A lesson on news judgment and the “Rule of Eight” news values to understand what makes a story newsworthy.
This lesson defines news judgment and eight news values used for determining whether something is newsworthy. Following a presentation on the news judgment, students will analyze current news stories based on the eight news values and/or apply the news values to their previously published story and to one idea for a future story. The lesson concludes with a test that requires students to appropriately identify the news value and potential sources for which they will write questions pertaining to the news value chosen.
- Students will define news judgment and apply the generally known news values.
- Students will analyze and evaluate news articles, determining what news values are emphasized.
- Students will demonstrate ability to consider news values in their past and future writings.
- Students will write questions to elicit answers that elucidate the news value of a given topic or scenario.
Common Core Standards
|CCSS.ELA-Literacy.RI.9-10.6||Determine an author’s point of view or purpose in a text and analyze how an author uses rhetoric to advance that point of view or purpose.|
|CCSS.ELA-Literacy.RI.9-10.7||Analyze various accounts of a subject told in different mediums (e.g., a person’s life story in both print and multimedia), determining which details are emphasized in each account.|
|CCSS.ELA-Literacy.W.9-10.2||Write informative/explanatory texts to examine and convey complex ideas, concepts, and information clearly and accurately through the effective selection, organization, and analysis of content.|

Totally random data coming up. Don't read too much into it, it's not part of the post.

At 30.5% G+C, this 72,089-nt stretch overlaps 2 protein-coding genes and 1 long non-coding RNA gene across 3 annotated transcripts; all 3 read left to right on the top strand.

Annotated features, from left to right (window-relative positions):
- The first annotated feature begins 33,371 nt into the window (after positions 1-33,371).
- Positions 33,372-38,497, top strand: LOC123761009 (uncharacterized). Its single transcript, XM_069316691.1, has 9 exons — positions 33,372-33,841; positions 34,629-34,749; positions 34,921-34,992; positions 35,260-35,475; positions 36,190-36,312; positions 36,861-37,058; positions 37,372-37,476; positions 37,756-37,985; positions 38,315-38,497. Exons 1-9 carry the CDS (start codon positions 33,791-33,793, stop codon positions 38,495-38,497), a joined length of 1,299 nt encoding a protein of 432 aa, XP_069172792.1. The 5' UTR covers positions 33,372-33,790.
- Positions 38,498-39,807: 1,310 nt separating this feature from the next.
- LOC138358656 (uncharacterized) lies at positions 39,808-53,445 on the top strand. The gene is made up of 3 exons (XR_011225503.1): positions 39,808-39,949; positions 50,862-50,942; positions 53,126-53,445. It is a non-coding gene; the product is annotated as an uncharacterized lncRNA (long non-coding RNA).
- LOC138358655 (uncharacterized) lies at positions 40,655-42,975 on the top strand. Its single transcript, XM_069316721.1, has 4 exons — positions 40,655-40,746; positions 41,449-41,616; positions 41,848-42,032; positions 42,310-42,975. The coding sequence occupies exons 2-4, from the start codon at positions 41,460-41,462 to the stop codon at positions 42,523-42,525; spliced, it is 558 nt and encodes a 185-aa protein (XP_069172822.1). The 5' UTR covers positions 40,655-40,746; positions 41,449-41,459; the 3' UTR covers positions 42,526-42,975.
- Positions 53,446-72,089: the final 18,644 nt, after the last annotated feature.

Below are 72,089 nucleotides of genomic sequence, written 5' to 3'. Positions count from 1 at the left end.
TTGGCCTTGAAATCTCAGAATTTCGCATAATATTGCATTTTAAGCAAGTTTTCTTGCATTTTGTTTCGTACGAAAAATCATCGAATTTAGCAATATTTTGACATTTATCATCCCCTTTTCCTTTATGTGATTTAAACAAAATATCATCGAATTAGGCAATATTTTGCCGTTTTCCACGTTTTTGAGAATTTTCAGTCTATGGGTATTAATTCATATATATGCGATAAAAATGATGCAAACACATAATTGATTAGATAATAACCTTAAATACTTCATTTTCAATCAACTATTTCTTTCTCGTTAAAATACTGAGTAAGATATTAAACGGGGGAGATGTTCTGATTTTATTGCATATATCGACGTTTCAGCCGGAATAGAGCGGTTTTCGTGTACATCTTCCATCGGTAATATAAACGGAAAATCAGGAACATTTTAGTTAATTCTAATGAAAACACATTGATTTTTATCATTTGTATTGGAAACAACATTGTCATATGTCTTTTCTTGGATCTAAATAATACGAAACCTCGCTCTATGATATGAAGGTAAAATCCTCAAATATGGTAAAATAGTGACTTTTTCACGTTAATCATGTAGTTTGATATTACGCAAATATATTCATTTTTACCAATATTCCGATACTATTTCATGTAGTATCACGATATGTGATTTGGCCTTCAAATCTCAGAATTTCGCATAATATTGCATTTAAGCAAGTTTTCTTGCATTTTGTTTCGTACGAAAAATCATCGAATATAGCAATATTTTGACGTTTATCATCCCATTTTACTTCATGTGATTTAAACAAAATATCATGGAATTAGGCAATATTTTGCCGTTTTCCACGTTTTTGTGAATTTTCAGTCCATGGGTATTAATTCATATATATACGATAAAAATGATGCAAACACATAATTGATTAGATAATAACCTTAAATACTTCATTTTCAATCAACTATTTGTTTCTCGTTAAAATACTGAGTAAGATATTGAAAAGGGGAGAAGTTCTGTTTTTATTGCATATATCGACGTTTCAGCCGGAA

Three 50-minute classes
Access to two current event articles (print or online)
1. Build background and vocabulary- 10 minutes
Open the class with an example from today’s news that is of interest to students. Ask: What made this news? Answers will vary depending on the news, but eventually, you should be able to get students to agree that the story is both INTERESTING and INFORMATIVE. News must be both, as well as FACTUAL, or it’s not news.
2. Slideshow — 30 minutes
Present slideshow “News Judgment and Looking at Scenarios,” allowing time for discussion at designated points and encouraging students to take notes. The slideshow can end at Slide 27, or continue on to one or both of the given scenarios. Slides 28-37 use a college football upset between rival SEC teams to discuss the eight news values. Slides 38-47 use the derailment of a Chicago CTA train at O’Hare for the same process. (See differentiation for how to use the various parts of this slideshow for different students).
FLIPPED CLASSROOM OPTION: If you use EdMoto or a similar program to communicate with students through the Internet, you could post this slideshow and require students to read it as homework, then come to class ready to work. If you use this option, start with Slide 27 to review the News Values and discuss.
3. Exit Activity
Require students to turn in the list of eight news values as an exit card. Scan and grade based on number listed and number correct and return before exam.
1. Review/tap prior knowledge – 10-20 minutes
Option 1, best for Journalism 1 or beginning students: The News Gathering module includes a 60-word vocabulary list that includes the news judgment vocabulary. You can begin the vocabulary lesson here using the News Gathering Vocabulary Terms slideshow. Slides 2-12 review the key news judgment terms. They match to definitions provided in the vocabulary review handouts, which contain all the terms in random order. Students search for the terms by definition and fill them in their handouts as you review the terms. Collect these lists to use as you add vocabulary in each News Gathering unit, or have students keep them in a portfolio. The News Gathering module concludes with optional Vocabulary Bingo, Word Sort activity and vocabulary test.